As for the spending bill- it seems to be a case of missing the forest for the trees if I read the legislative process properly… using the response to the economic collapse as an example, trillions of dollars thrown at the situation that in retrospect appears to have richly rewarded the very sector near the epicenter of the mess by handing a dollar amount that exceeds the annual GDP of many countries over with no strings despite being sold to a shocked and defrauded public on the premise that it would be loan ready cash cushion to minimize the effects of the housing market collapse and severe devaluation of the mortgage backed securities that our very own government willfully furnished deregulatory cover to enable them to be stuffed into innumerable retirements, stock portfolios,and otherwise representing a great proportion of the net worth of individuals as well as businesses- including banks.

That cushion of cash that we were told was going to avert a deep recession by being used for loans to businesses and consumers was instead handed over to the biggest banks- no strings… who then either sat on it or used it to buy up smaller banks in order to consolidate the industry- creating a less competitive environment from which they could more easily increase fees to consumers who by that time were already feeling the pinch.

Virtually no one in congress actually stood up for the taxpayer during this… and no one really questioned the fast tracking of the legislative reverse bank robbery that was TARP and corporate welfare that was BAILOUT. Further, no one did anything about the burgeoning debt beyond magnifying it and using it for political gain in order to cast rivals as either spending the US off a fiscal cliff or engaging in scripted laments about how the elderly and needy were being heartlessly thrown under the bus in the name of deficit reduction.

The majority of those in government either couldn’t care less about the economic state of the union or see it as too much of a political gold mine to do anything meaningful about it. The nature of these spending bills reflects a disregard for the interests of the people when the contents of the proposed legislature belie the altruistic sounding titles that clearly are calculated to convey to a constituency seen as gullible the idea that the government is at all concerned about them. It is the same with regard to spending bills sold as intended to improve education but whose implementation effectively hands over the increased tax monies to public sector unions, to bloated teacher salaries through collective bargaining and to union labor which wins the union only bidding for work on new facilities that is “for the children” and will little if any devoted toward updating curriculum or making any other changes that would actually impact the learning experience of the actual students whose situation gets shamelessly exploited.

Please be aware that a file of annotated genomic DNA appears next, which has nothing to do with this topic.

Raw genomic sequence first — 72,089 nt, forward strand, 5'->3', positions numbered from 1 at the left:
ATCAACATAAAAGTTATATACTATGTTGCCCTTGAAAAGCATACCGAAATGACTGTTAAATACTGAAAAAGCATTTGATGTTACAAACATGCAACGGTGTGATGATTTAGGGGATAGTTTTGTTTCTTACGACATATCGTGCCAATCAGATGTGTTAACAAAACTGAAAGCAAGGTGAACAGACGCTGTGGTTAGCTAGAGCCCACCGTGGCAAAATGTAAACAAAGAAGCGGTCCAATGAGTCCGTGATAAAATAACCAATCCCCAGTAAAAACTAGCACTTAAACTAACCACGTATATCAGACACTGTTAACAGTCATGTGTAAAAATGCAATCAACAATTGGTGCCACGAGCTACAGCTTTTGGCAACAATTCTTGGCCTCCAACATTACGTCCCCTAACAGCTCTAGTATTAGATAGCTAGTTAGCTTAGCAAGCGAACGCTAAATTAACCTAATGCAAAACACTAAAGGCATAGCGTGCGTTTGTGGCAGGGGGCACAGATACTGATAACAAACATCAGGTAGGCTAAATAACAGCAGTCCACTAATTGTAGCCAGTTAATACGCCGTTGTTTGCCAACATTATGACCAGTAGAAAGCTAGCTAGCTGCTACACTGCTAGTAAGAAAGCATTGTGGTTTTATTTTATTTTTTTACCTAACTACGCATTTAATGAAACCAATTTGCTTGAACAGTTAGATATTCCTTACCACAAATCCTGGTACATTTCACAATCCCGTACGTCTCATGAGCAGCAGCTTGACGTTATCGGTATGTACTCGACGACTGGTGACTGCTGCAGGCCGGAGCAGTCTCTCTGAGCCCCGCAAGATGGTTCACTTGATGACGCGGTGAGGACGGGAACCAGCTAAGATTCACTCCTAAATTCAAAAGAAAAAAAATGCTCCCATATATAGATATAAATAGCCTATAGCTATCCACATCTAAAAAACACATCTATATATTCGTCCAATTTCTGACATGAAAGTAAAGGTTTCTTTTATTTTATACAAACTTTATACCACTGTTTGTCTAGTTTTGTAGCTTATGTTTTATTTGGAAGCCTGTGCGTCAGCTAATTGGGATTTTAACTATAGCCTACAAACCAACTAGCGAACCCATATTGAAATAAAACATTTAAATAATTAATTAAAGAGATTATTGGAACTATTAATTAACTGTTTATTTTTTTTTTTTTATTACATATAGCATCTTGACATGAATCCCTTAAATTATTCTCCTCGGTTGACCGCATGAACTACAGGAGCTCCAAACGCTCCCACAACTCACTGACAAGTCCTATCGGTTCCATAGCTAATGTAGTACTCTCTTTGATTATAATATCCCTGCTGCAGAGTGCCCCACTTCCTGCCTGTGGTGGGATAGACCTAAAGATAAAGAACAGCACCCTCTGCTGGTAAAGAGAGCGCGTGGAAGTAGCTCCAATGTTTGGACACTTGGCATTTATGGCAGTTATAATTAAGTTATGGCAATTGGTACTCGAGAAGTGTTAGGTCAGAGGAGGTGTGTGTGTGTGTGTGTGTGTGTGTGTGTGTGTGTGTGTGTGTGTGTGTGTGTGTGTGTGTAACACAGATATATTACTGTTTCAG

The fast tracking of any bill should be a tip-off that those pushing for it are well aware of the true contents and they do not want to give any time for anyone to actually read and comprehend what the spending is really for. It is how they work… remember Nancy Pelosi ahead of the ramming through of “Obamacare”? “But we have to pass the bill so that you can find out what is in it.”

The bill has been law for a while now and we’re still waiting to find out what’s really in it. If it wasn’t something they knew we’d hate then we’d already have the information. So despite the law’s moniker, there’s likely nothing affordable about it. My sense is that its full implementation will make life UNaffordable for most.

The point is that our legislature may well NEED to rein in reckless spending but their actions indicate that they have no intention of doing so… and with the MSM firmly in their laps there’s no reliable way of getting information to the general population that will be seen as credible. Selling their excesses and waste under the false pretense that it is for our benefit or to address a crisis that we’ve been conditioned to feel panic about is a tried and true way of doing business as usual.